6 Therapist-Approved Wellness Tips for the Highly Anxious Traveler

I’m of two minds about the holidays—on the one hand, I adore twinkly lights, peppermint lattes, and any excuse to plaster my face with glitter. On the other, holiday travel is my actual worst nightmare. When winter rolls around, vacationing becomes a sinister odyssey in which I have to confront and conquer delayed flights, bumper-to-bumper traffic, and the potential for family drama before I can even think about getting hygge. This year, instead of gritting my teeth and texting my therapist, I decided to consult a panel of experts on what I can do to avoid a mid-trip meltdown this holiday season.

First off, I needed to know why getting around during the holidays—a time devoted to generosity, community, and mulled wine—stresses me out so much. I live in Los Angeles; it’s not like I don’t sit in traffic the rest of the year. But I’m not alone: a 2015 Healthline study found that 61% of millennials reported an increase in stress around the holidays. Another study confirmed that holiday travel, in particular, is crazy-making: One third of participants reported that they’d yelled at a stranger during past travels, while nearly a quarter said that stress had forced them to cancel a trip altogether.

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Photo:

Stocksy

“We can count on the fact that for most of us, the holidays are chock-full of last-minute credit card swipes and lack of vitamin D,” says life coach Bridget Chambers. “Family! Finances! The flu—oh my.” Drained bank accounts, scheduling, and seasonal illnesses can compound already stressful travel plans. Explains Neu Co. founder Jules Miller, “By the time it gets to the holidays, most of us are running on empty. In between the gift-buying, last-minute arrangements, and multiple bugs flying around, we can get pretty run-down. When you add into the equation you’re more than 100 times likely to get a cold during an airplane flight, the odds aren’t looking good by the time you get home!”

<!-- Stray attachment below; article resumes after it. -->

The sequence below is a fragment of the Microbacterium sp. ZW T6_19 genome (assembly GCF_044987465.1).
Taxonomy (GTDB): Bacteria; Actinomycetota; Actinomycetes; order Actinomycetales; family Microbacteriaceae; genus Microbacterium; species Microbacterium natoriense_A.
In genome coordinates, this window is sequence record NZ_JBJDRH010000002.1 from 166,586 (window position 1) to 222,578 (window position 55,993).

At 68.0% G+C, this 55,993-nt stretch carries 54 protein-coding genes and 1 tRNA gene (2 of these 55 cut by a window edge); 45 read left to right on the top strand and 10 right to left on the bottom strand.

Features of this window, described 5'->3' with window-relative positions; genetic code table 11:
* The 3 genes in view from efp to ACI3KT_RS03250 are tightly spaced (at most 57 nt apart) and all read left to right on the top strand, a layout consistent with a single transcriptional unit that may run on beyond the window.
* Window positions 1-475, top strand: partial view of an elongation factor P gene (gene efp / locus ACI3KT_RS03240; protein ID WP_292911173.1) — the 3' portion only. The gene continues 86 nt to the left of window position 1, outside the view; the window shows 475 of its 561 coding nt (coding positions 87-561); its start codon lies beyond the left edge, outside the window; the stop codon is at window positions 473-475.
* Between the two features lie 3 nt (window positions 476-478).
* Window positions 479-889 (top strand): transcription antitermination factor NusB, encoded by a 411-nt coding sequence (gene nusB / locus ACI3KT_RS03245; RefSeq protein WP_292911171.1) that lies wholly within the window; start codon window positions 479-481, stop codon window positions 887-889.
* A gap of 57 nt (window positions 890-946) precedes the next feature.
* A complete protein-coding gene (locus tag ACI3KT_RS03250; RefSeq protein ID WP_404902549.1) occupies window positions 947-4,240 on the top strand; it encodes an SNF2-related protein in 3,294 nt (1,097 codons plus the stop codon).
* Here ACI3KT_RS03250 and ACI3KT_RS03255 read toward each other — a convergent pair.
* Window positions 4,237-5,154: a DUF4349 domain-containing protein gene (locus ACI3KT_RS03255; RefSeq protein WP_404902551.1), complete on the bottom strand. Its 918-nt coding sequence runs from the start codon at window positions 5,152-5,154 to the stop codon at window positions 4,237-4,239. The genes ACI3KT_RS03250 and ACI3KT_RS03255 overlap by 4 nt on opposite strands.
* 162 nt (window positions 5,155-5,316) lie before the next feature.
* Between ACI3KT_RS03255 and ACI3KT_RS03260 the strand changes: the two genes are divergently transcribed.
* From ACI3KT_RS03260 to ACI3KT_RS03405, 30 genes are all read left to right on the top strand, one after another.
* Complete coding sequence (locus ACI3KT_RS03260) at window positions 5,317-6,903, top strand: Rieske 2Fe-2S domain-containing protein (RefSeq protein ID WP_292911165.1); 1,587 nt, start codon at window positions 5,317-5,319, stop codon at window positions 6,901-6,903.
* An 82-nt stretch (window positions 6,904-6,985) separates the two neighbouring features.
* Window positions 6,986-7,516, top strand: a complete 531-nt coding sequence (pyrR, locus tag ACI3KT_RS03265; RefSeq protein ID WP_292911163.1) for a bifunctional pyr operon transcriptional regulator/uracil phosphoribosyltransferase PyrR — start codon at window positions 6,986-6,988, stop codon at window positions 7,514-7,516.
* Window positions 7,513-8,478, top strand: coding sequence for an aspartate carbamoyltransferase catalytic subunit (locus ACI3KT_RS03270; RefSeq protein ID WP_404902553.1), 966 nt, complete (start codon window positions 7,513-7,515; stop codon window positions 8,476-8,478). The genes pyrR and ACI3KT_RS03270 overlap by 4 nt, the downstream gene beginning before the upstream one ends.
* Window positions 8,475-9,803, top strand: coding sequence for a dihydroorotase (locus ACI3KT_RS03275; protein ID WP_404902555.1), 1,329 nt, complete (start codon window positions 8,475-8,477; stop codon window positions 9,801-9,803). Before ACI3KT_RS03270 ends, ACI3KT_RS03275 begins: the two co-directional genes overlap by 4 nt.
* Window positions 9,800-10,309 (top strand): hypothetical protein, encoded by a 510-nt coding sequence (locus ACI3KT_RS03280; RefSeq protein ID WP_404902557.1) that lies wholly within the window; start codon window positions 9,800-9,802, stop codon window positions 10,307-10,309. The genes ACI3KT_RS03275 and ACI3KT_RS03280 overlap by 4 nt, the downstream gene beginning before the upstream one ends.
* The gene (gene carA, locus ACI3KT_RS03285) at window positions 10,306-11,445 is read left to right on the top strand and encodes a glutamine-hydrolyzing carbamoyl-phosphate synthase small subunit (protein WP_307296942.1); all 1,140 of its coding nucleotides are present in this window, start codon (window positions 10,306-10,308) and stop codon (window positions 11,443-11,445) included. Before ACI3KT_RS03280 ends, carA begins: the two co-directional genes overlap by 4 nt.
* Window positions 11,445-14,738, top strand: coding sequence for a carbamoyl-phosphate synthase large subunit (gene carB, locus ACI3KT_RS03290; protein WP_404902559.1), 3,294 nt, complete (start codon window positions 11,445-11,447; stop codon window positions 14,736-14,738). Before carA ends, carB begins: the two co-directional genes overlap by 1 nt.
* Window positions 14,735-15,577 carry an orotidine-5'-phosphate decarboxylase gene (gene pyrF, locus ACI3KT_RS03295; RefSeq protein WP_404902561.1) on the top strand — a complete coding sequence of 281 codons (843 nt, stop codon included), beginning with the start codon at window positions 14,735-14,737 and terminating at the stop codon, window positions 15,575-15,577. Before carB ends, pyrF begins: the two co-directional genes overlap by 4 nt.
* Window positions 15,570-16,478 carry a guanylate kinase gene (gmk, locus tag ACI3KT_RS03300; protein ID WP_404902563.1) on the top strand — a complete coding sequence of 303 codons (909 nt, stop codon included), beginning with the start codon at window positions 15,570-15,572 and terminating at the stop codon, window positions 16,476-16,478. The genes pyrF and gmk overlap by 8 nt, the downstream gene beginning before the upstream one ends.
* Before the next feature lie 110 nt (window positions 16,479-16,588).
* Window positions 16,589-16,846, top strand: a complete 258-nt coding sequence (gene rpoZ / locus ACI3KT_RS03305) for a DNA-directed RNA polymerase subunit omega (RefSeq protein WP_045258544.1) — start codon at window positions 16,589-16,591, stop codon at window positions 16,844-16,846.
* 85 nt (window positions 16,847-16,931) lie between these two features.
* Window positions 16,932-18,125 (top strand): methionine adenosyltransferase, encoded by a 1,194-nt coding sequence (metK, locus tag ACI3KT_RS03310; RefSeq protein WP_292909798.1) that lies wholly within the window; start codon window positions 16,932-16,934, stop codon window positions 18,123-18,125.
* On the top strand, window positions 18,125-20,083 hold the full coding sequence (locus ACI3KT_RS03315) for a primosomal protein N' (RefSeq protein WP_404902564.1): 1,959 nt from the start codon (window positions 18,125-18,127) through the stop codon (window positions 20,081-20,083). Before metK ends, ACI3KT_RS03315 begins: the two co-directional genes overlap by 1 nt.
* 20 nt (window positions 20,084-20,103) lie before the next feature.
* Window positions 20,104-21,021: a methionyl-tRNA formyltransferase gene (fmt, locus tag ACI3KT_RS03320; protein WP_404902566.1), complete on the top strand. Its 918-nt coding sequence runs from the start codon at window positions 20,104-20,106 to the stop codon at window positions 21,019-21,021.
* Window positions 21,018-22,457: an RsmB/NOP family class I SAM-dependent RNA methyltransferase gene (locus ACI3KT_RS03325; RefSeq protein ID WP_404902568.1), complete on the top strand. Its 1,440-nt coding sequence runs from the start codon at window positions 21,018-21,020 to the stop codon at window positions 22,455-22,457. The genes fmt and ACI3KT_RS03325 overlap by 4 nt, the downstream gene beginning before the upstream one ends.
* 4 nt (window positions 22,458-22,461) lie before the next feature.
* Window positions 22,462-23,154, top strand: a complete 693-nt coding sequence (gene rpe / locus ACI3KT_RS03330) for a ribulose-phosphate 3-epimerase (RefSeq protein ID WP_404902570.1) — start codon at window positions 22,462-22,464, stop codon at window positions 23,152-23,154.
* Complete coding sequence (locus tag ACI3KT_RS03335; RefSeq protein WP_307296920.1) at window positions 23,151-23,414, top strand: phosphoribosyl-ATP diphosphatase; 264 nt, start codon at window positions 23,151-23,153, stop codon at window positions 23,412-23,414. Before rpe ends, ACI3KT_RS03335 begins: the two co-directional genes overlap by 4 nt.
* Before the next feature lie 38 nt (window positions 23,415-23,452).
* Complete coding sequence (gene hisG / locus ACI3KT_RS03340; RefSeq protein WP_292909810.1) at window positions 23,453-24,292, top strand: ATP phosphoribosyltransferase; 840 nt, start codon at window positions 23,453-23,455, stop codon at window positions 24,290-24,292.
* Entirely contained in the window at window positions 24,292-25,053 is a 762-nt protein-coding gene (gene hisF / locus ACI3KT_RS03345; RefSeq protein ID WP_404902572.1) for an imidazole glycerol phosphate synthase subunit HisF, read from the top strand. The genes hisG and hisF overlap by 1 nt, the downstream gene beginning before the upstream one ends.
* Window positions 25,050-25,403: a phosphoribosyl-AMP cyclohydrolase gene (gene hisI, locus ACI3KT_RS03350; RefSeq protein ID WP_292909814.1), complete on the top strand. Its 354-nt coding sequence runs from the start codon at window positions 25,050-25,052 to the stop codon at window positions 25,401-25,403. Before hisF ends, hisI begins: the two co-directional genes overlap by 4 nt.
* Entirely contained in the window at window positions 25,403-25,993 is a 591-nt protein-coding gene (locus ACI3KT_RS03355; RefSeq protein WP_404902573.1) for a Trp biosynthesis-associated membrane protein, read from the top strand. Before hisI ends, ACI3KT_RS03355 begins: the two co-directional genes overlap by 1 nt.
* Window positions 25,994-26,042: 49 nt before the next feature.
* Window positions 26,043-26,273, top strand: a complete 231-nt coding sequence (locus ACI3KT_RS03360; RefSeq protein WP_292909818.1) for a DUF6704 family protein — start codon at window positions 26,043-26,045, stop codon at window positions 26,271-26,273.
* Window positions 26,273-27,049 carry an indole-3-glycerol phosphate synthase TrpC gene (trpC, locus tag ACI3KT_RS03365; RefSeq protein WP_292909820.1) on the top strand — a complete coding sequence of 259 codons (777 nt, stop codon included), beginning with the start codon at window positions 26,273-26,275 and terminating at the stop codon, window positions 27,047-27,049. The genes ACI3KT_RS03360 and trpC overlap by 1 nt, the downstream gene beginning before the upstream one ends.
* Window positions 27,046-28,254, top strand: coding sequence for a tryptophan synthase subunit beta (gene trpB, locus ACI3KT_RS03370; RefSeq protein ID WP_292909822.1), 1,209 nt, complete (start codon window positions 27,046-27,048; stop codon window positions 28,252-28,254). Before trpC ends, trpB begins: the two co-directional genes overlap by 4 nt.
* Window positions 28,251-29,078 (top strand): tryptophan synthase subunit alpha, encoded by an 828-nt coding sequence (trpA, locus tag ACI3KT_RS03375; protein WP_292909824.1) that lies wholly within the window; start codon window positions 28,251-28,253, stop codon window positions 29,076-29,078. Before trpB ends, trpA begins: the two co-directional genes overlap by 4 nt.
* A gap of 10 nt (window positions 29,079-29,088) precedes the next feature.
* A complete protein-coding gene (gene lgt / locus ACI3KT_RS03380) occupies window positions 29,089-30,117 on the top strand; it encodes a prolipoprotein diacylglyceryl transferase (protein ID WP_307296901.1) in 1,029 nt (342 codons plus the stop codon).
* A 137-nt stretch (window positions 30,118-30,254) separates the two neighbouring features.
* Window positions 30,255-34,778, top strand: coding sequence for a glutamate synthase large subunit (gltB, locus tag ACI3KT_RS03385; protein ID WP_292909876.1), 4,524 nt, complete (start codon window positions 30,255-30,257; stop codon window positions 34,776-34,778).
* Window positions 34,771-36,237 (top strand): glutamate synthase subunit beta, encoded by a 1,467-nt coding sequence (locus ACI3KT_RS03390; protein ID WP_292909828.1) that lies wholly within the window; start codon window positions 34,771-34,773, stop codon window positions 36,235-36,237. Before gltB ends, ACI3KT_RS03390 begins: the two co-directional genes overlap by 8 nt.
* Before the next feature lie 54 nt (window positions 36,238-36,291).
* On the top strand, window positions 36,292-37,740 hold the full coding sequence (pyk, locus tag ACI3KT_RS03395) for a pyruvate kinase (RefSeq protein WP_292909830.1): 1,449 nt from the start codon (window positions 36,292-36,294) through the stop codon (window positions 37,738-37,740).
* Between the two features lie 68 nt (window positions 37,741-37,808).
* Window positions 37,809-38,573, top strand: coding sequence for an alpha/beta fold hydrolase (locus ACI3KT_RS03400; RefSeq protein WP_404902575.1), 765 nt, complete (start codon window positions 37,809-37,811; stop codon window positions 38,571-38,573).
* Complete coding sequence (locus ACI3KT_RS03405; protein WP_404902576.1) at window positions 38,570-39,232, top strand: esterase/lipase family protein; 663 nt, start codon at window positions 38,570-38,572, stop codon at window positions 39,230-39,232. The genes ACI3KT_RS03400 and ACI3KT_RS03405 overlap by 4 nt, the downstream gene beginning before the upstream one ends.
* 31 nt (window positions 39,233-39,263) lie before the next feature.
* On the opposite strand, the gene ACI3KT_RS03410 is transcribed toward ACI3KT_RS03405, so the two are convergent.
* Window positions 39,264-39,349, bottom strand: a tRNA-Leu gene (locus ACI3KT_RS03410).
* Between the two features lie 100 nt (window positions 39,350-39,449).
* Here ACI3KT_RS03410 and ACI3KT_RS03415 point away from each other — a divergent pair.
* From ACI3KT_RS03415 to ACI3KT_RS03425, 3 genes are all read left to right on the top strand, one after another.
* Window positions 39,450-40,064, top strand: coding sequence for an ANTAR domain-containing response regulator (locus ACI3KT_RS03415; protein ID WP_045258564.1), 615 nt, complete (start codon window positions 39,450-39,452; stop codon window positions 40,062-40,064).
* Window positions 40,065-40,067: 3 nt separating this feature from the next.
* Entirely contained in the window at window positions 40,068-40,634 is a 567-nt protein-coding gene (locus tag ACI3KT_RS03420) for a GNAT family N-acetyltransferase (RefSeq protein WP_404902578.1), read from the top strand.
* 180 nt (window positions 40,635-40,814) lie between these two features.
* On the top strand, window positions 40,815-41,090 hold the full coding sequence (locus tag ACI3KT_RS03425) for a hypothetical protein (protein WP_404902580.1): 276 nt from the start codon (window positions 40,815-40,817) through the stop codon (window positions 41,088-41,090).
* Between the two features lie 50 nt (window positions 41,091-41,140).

An important thing to realize, though, is that holiday stress isn’t always due to external factors. The number one stressor that Chambers sees in her clients? “Holiday joy. Life in December is lightning-quick, and the pressure to be perfect brings out the not-so-perfect in all of us,” she notes. Adds psychotherapist Shaina Singh, “Most people’s expectation of the holidays are of this joyous time and celebration, and they expect everything to be perfect. We often forget that holidays and holiday travel can be quite stressful for people and families.”

So what can we do to de-stress? I was pleasantly surprised to learn that there were a number of simple and effective hacks, tools, and products to make traveling a little less miserable for the anxiety-inclined. Whether you’re facing off with your problematic cousins or snowed in at the airport en route to your sun-soaked island getaway, we have the ultimate guide to taking care of your body and mind during holiday travel season.